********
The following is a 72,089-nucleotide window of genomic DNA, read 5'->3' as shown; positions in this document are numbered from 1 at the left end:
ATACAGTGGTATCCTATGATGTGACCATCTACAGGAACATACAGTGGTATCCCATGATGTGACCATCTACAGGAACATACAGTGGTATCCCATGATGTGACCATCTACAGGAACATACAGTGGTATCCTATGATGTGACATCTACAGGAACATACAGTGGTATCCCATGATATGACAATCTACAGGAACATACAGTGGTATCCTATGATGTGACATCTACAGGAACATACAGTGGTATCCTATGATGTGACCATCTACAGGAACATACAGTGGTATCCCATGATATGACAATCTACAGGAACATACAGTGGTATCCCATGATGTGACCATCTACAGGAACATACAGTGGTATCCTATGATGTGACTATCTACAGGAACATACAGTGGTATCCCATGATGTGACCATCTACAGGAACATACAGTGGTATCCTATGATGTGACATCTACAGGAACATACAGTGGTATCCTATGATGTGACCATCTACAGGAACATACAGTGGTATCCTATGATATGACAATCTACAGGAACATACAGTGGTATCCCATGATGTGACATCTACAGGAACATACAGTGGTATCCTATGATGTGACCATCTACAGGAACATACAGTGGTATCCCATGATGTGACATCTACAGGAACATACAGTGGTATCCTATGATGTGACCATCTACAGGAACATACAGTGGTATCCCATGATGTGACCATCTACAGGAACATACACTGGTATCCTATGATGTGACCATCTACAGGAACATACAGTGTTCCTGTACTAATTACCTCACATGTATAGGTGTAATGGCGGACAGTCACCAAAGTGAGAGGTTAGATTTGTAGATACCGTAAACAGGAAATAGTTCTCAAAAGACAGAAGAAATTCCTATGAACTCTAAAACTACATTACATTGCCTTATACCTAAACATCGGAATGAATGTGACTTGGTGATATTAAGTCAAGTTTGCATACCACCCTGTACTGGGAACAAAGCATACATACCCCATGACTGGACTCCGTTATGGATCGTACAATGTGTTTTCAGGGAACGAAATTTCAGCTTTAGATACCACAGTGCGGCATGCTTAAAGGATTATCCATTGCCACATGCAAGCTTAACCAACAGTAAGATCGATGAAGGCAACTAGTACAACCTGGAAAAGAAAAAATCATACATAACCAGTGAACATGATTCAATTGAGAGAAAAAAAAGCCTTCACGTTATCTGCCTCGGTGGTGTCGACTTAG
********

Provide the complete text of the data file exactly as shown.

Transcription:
The following is a 72,089-nucleotide window of genomic DNA, read 5'->3' as shown; positions in this document are numbered from 1 at the left end:
ATACAGTGGTATCCTATGATGTGACCATCTACAGGAACATACAGTGGTATCCCATGATGTGACCATCTACAGGAACATACAGTGGTATCCCATGATGTGACCATCTACAGGAACATACAGTGGTATCCTATGATGTGACATCTACAGGAACATACAGTGGTATCCCATGATATGACAATCTACAGGAACATACAGTGGTATCCTATGATGTGACATCTACAGGAACATACAGTGGTATCCTATGATGTGACCATCTACAGGAACATACAGTGGTATCCCATGATATGACAATCTACAGGAACATACAGTGGTATCCCATGATGTGACCATCTACAGGAACATACAGTGGTATCCTATGATGTGACTATCTACAGGAACATACAGTGGTATCCCATGATGTGACCATCTACAGGAACATACAGTGGTATCCTATGATGTGACATCTACAGGAACATACAGTGGTATCCTATGATGTGACCATCTACAGGAACATACAGTGGTATCCTATGATATGACAATCTACAGGAACATACAGTGGTATCCCATGATGTGACATCTACAGGAACATACAGTGGTATCCTATGATGTGACCATCTACAGGAACATACAGTGGTATCCCATGATGTGACATCTACAGGAACATACAGTGGTATCCTATGATGTGACCATCTACAGGAACATACAGTGGTATCCCATGATGTGACCATCTACAGGAACATACACTGGTATCCTATGATGTGACCATCTACAGGAACATACAGTGTTCCTGTACTAATTACCTCACATGTATAGGTGTAATGGCGGACAGTCACCAAAGTGAGAGGTTAGATTTGTAGATACCGTAAACAGGAAATAGTTCTCAAAAGACAGAAGAAATTCCTATGAACTCTAAAACTACATTACATTGCCTTATACCTAAACATCGGAATGAATGTGACTTGGTGATATTAAGTCAAGTTTGCATACCACCCTGTACTGGGAACAAAGCATACATACCCCATGACTGGACTCCGTTATGGATCGTACAATGTGTTTTCAGGGAACGAAATTTCAGCTTTAGATACCACAGTGCGGCATGCTTAAAGGATTATCCATTGCCACATGCAAGCTTAACCAACAGTAAGATCGATGAAGGCAACTAGTACAACCTGGAAAAGAAAAAATCATACATAACCAGTGAACATGATTCAATTGAGAGAAAAAAAAGCCTTCACGTTATCTGCCTCGGTGGTGTCGACTTAG